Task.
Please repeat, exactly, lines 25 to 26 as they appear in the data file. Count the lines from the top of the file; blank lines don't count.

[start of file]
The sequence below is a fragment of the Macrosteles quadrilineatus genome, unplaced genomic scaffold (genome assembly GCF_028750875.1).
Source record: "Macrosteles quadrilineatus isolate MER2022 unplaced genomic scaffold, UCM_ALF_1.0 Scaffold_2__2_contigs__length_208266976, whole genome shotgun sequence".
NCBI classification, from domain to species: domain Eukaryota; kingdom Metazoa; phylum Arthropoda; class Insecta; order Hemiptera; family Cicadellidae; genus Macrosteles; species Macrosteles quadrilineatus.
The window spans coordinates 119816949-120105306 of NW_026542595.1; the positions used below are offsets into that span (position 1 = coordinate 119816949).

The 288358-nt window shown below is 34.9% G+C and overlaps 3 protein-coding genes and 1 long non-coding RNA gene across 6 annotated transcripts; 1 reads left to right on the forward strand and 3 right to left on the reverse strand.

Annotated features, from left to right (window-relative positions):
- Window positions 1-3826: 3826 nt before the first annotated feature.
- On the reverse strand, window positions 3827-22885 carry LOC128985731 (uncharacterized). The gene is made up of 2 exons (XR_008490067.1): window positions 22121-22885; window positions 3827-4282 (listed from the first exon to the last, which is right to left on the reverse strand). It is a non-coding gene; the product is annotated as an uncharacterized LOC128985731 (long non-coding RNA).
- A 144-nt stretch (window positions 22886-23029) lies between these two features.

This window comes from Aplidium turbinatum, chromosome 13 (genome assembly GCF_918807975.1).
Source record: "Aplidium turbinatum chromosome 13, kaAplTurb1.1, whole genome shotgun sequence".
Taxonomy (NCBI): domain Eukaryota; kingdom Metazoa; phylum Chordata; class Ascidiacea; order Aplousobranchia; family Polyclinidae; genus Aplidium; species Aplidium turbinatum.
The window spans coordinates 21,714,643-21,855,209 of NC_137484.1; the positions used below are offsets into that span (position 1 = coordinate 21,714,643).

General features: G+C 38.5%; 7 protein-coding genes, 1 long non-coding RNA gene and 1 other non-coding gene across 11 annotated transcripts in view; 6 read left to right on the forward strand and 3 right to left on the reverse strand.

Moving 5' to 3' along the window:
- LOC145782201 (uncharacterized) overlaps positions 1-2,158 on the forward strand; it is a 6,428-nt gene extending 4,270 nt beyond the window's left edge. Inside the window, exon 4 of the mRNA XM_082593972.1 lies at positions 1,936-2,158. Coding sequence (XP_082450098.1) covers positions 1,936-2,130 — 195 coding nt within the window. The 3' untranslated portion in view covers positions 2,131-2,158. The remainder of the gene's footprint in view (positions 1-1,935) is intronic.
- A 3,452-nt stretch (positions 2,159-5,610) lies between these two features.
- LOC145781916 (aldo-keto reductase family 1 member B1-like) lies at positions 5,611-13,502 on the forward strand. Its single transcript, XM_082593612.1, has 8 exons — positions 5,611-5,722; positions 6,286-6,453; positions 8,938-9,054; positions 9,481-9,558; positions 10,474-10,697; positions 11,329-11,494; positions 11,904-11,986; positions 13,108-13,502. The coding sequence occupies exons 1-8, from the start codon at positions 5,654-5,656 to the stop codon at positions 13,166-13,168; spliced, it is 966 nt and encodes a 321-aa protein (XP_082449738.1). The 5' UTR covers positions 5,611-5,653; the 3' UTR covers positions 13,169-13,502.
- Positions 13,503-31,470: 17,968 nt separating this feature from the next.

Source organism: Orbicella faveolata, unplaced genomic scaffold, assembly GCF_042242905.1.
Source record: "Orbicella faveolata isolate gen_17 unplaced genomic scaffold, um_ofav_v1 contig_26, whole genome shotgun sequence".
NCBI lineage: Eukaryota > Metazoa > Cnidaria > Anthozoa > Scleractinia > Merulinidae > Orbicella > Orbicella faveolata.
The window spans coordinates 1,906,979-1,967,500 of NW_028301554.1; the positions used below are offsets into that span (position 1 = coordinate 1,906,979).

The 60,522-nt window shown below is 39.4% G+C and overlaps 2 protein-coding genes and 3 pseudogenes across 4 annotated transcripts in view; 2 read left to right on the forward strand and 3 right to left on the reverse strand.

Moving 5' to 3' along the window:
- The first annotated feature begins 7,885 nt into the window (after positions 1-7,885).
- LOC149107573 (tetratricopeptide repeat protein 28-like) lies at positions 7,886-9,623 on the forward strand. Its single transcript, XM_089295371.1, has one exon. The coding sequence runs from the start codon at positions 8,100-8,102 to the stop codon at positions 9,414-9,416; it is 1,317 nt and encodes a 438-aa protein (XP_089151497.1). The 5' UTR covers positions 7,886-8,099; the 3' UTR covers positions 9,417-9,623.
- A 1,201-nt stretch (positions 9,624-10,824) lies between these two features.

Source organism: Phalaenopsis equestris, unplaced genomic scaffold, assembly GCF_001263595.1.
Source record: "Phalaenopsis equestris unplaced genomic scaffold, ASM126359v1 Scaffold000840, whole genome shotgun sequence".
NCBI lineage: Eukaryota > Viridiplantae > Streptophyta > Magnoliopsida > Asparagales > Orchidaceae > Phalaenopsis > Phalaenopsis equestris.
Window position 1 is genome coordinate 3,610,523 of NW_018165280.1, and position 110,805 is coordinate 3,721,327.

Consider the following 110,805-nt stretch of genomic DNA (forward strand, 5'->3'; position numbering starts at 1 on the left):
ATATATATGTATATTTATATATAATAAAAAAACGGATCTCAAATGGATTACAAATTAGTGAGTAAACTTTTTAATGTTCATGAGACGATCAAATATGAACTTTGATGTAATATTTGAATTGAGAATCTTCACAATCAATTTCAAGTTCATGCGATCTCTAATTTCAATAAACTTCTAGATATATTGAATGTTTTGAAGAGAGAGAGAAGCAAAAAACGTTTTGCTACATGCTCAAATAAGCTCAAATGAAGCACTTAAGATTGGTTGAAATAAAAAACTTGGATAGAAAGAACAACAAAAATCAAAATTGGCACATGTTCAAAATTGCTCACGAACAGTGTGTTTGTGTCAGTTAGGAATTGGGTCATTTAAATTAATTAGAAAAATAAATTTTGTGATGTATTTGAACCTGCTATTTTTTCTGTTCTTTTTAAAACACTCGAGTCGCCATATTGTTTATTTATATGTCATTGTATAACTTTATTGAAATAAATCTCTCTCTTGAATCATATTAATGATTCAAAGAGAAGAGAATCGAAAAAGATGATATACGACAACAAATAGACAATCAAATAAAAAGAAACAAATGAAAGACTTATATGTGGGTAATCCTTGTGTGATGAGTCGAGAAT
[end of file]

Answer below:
Moving 5' to 3' along the window:
- The first annotated feature begins 7,885 nt into the window (after positions 1-7,885).